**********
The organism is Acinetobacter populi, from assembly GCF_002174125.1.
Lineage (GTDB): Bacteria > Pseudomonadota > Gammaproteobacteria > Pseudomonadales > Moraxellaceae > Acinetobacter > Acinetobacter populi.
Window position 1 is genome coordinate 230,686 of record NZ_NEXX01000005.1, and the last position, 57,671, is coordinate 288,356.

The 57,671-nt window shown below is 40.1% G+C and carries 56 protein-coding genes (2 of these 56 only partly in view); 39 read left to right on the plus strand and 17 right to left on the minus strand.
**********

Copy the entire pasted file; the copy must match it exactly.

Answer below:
The organism is Acinetobacter populi, from assembly GCF_002174125.1.
Lineage (GTDB): Bacteria > Pseudomonadota > Gammaproteobacteria > Pseudomonadales > Moraxellaceae > Acinetobacter > Acinetobacter populi.
Window position 1 is genome coordinate 230,686 of record NZ_NEXX01000005.1, and the last position, 57,671, is coordinate 288,356.

The 57,671-nt window shown below is 40.1% G+C and carries 56 protein-coding genes (2 of these 56 only partly in view); 39 read left to right on the plus strand and 17 right to left on the minus strand.